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Chinese crossbow (Read 9623 times)
Hellfire
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Re: Chinese crossbow
Reply #15 - Oct 12th, 2005 at 9:46pm
 
Dang. There is nothing legally comparable to a good LARP game. Only thing is, I don't have any "weak' bows and the only player I have is my brother. Still we have alot of fun sniping at eachother with padded arrows. I use the weakest bows Ive got- a 35pounder and a 40pouder. Probably not safe, but very fun. Also I wear a bit of leather armor- just enough to keep it from really hurting. Might help if I wore a helmet too, but life aint perfect.
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Demagogs
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Re: Chinese crossbow
Reply #16 - Oct 12th, 2005 at 10:21pm
 
Oh, the thing is 100% ash in the picture. Both the tiller(stock) and the prod. Now i've got a bamboo 50lbs prod installed though.
And yeah, nothing beats a good dynamic larp battle- skirmishing the battle line, taking potshots at those knights-en-shinin'-armur (aka "tin cans"). If you've got a shield wall to hide behind, that is.
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beaverbutt8
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Re: Chinese crossbow
Reply #17 - Oct 12th, 2005 at 10:41pm
 
Sounds like a hell of alot of fun  Cheesy

First thing after school tomorrow, i'm gonna start building me one of those cho-ku-nu's !

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beaverbutt8
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Re: Chinese crossbow
Reply #18 - Oct 12th, 2005 at 11:05pm
 
Quote:
i think english was talking about this a while back. Haha i wonder where he got himself off to? i am happy there is not more tech english brawls going on, but i miss all the cool things he made. Smiley



Yup. English really knows his stuff
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ninja-slinger
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Re: Chinese crossbow
Reply #19 - Aug 9th, 2014 at 10:48am
 
I think if you used bolts that were thicker at the back than at the front, you could maybe improve the accuracy of the unfletched bolts needed for a repeating crossbow.
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squirrelslinger
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Re: Chinese crossbow
Reply #20 - Aug 9th, 2014 at 12:11pm
 
yea, that would probably work. But that guy has been gone for years, and the last post in this thread was in 2005.
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Bikewer
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Re: Chinese crossbow
Reply #21 - Aug 9th, 2014 at 3:28pm
 
The old Military Channel show, "Weapon Masters" did a segment on this weapon:
http://www.bing.com/videos/watch/video/chinese-repeating-crossbow/p75zhvn

The historian, Mike Loades, pointed out that this was a weak, inaccurate weapon that was intended to be used for things like castle defense... Put a few hundred in the hands of defenders and you could have a virtual rain of bolts... Possibly poisoned.

There have been more modern attempts; I seem to recall that Crossman or one of those firms came out with a repeating model years ago.
In reality, any crossbow you can draw by hand isn't going to be very effective.
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jlasud
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Re: Chinese crossbow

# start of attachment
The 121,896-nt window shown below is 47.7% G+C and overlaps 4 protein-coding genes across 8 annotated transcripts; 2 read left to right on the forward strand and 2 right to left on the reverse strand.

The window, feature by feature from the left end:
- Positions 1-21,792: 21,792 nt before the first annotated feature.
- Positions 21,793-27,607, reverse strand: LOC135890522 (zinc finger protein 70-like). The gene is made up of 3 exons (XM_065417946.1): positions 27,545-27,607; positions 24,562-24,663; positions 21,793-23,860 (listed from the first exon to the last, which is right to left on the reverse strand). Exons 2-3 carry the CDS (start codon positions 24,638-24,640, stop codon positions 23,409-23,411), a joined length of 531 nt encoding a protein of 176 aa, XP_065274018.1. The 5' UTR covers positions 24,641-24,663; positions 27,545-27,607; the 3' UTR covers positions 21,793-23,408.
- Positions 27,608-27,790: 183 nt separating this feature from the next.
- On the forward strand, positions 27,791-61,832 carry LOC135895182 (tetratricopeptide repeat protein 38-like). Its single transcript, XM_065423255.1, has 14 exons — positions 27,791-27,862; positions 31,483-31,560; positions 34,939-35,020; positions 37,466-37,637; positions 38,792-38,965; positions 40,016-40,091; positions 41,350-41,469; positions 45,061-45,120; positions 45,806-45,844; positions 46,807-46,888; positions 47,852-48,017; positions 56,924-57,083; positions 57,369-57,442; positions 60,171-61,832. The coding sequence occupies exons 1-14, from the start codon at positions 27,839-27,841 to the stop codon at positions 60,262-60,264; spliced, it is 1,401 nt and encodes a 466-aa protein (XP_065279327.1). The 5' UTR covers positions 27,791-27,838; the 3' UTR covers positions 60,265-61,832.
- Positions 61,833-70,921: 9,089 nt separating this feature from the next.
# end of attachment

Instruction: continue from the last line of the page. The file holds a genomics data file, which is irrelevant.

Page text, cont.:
Reply #22 - Aug 13th, 2014 at 6:02pm
 
Bikewer wrote on Aug 9th, 2014 at 3:28pm:
In reality, any crossbow you can draw by hand isn't going to be very effective.

I'm not a big or strong guy,but can pull a 170lb xbow by hand without aid, in successive fire, no problem.
Within 50m bolts would nail unarmored or lightly armored body parts. Considering how about a 1foot diameter circle is easily hit by a somewhat trained crossbowman at that range.
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Bikewer
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Re: Chinese crossbow
Reply #23 - Aug 14th, 2014 at 7:06am
 
In Gallway's big history of the crossbow, he points out that the earliest battlefield weapons were perhaps in that range; 150-200 pounds, the prods being wood backed with sinew.

These were rapidly replaced with increasingly-powerful weapons that required mechanical aid; belt hooks and foot stirrups, "goats-foot" levers and the like.
Later-period weapons required small windlass arrangements or mechanical "cranquins"... Draw weights had gone up to around 1000 pounds.
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Bill Skinner
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Re: Chinese crossbow
Reply #24 - Aug 14th, 2014 at 8:54am
 
The problem with crossbows is the short power stroke.  The longer the bolt or arrow is on the string, the more effective it is.  It takes something like a 300 pound (225kg) to equal the distance of an archer shooting a 75 (32kg) pound bow.  And the rate of fire is about 1/2 an archer. 

English archers with 100+ pound (45kg+) outranged and outshot Ventian crossbow men several times.  The second time, the crossbow men were shooting crossbows that out ranged the long bow with the steel prods, however the leaders' tactics sucked and they lost again.
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Morphy
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Re: Chinese crossbow
Reply #25 - Aug 14th, 2014 at 4:18pm
 
I want the repeating crossbow to be cool, but it just doesn't make sense to me on paper or in use. Unless the darts are poisoned with something quite potent and you are shooting at a bunch of shirtless farmers, I just don't understand it's real world application.
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